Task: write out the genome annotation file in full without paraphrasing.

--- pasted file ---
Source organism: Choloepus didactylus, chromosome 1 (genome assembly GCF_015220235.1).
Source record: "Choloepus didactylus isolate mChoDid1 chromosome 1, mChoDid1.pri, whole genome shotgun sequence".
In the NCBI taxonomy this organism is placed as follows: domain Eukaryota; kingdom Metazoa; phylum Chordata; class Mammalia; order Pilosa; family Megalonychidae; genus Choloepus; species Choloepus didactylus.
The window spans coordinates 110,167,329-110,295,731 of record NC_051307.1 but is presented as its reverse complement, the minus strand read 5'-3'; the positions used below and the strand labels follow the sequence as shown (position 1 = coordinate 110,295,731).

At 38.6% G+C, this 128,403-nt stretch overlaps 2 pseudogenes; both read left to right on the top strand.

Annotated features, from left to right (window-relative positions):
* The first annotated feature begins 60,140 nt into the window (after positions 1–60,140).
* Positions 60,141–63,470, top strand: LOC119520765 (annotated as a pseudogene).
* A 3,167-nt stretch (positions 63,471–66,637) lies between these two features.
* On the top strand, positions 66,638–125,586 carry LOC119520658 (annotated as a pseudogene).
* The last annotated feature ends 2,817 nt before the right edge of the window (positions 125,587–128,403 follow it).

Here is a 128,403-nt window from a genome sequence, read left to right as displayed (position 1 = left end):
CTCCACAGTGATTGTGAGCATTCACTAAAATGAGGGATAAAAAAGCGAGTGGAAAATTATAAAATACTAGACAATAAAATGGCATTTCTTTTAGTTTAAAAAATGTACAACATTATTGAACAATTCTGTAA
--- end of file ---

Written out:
Source organism: Choloepus didactylus, chromosome 1 (genome assembly GCF_015220235.1).
Source record: "Choloepus didactylus isolate mChoDid1 chromosome 1, mChoDid1.pri, whole genome shotgun sequence".
In the NCBI taxonomy this organism is placed as follows: domain Eukaryota; kingdom Metazoa; phylum Chordata; class Mammalia; order Pilosa; family Megalonychidae; genus Choloepus; species Choloepus didactylus.
The window spans coordinates 110,167,329-110,295,731 of record NC_051307.1 but is presented as its reverse complement, the minus strand read 5'-3'; the positions used below and the strand labels follow the sequence as shown (position 1 = coordinate 110,295,731).

At 38.6% G+C, this 128,403-nt stretch overlaps 2 pseudogenes; both read left to right on the top strand.

Annotated features, from left to right (window-relative positions):
* The first annotated feature begins 60,140 nt into the window (after positions 1–60,140).
* Positions 60,141–63,470, top strand: LOC119520765 (annotated as a pseudogene).
* A 3,167-nt stretch (positions 63,471–66,637) lies between these two features.
* On the top strand, positions 66,638–125,586 carry LOC119520658 (annotated as a pseudogene).
* The last annotated feature ends 2,817 nt before the right edge of the window (positions 125,587–128,403 follow it).

Here is a 128,403-nt window from a genome sequence, read left to right as displayed (position 1 = left end):
CTCCACAGTGATTGTGAGCATTCACTAAAATGAGGGATAAAAAAGCGAGTGGAAAATTATAAAATACTAGACAATAAAATGGCATTTCTTTTAGTTTAAAAAATGTACAACATTATTGAACAATTCTGTAA